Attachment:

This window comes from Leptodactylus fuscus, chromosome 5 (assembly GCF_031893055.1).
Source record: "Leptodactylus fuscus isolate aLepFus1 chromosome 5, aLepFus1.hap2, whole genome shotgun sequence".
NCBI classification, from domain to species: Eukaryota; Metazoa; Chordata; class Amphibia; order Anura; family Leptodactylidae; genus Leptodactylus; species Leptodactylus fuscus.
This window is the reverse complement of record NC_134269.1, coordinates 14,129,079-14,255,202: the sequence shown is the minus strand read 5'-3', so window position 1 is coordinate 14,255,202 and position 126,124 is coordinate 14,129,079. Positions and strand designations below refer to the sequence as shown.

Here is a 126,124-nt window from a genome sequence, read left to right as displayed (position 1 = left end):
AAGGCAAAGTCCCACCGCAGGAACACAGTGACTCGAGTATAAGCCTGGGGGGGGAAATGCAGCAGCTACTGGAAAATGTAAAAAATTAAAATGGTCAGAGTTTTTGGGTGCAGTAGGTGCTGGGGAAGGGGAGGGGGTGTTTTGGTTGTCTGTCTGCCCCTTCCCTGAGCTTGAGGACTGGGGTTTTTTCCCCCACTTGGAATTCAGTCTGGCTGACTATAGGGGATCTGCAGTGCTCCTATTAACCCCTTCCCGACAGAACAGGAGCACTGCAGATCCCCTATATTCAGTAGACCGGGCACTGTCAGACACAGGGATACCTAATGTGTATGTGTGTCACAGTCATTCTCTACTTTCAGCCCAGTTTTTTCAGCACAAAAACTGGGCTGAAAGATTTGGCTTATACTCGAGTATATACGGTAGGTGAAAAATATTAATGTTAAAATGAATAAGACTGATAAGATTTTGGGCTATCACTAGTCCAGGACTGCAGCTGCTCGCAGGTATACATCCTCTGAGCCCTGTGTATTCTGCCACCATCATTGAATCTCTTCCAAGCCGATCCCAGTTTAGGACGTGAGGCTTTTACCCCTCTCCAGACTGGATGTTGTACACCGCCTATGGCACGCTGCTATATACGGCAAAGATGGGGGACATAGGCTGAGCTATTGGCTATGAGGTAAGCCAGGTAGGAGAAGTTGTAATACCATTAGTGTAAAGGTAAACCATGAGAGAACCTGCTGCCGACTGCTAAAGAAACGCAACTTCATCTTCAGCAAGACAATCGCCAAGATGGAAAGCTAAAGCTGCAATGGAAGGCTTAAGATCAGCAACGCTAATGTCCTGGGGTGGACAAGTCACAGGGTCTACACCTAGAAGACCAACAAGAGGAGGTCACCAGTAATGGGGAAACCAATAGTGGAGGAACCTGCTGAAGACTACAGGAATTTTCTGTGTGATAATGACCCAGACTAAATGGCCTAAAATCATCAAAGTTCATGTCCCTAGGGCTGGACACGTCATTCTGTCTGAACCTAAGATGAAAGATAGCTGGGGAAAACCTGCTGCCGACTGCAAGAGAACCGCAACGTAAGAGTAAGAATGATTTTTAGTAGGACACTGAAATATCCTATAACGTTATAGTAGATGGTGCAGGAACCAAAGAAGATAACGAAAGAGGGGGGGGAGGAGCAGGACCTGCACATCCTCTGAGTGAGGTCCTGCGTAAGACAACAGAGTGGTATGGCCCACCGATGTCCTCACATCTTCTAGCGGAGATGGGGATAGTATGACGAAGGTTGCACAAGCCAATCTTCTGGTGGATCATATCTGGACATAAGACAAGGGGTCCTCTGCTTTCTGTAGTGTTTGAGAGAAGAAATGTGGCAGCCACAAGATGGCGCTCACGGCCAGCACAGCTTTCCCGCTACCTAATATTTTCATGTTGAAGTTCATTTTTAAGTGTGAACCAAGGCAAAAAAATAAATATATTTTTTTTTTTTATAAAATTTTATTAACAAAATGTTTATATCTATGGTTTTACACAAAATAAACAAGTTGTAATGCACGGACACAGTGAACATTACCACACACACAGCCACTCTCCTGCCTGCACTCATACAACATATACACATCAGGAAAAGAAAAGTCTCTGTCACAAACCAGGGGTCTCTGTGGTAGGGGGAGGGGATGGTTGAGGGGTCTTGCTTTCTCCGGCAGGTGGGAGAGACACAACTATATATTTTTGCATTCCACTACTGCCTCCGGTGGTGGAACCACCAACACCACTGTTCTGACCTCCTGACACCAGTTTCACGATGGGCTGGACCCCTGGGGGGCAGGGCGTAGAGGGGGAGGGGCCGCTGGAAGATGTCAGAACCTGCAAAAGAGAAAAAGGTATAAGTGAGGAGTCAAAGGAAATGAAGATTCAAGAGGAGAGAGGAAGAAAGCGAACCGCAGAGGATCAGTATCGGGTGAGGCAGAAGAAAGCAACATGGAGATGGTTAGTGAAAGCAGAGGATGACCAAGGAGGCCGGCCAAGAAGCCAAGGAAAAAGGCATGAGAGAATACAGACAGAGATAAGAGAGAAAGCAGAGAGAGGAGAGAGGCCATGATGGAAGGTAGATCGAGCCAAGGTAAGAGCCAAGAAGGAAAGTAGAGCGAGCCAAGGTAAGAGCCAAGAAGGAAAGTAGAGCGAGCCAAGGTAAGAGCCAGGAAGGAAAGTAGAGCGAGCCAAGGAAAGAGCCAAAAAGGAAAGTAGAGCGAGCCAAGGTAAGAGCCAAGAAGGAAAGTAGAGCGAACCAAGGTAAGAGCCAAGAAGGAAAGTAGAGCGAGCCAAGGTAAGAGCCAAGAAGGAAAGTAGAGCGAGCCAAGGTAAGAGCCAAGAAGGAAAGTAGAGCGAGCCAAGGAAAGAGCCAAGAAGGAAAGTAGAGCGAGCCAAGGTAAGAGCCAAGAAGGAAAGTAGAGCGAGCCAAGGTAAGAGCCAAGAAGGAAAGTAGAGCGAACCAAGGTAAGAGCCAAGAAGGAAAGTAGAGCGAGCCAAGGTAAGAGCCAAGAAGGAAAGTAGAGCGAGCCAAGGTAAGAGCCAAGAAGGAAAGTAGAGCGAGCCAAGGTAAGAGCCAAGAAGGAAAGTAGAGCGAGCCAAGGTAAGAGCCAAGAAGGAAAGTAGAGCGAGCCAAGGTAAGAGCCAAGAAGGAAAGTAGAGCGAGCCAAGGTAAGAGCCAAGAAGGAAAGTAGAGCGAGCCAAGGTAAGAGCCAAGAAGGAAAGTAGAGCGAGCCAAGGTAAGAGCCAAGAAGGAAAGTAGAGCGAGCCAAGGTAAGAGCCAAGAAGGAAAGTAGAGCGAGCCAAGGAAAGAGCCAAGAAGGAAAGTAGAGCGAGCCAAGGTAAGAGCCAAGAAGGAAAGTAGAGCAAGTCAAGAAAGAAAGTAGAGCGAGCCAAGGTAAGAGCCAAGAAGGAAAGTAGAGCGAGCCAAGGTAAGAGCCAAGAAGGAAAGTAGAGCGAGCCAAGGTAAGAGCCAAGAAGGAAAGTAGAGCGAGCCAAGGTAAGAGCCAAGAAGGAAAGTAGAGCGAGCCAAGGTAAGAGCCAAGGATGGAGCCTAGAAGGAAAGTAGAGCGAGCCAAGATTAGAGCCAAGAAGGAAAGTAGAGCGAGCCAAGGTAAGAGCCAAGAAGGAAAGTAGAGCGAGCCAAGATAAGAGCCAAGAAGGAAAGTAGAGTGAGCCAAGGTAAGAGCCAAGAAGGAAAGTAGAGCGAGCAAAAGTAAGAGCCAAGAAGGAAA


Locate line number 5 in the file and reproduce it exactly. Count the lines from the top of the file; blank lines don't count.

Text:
Here is a 126,124-nt window from a genome sequence, read left to right as displayed (position 1 = left end):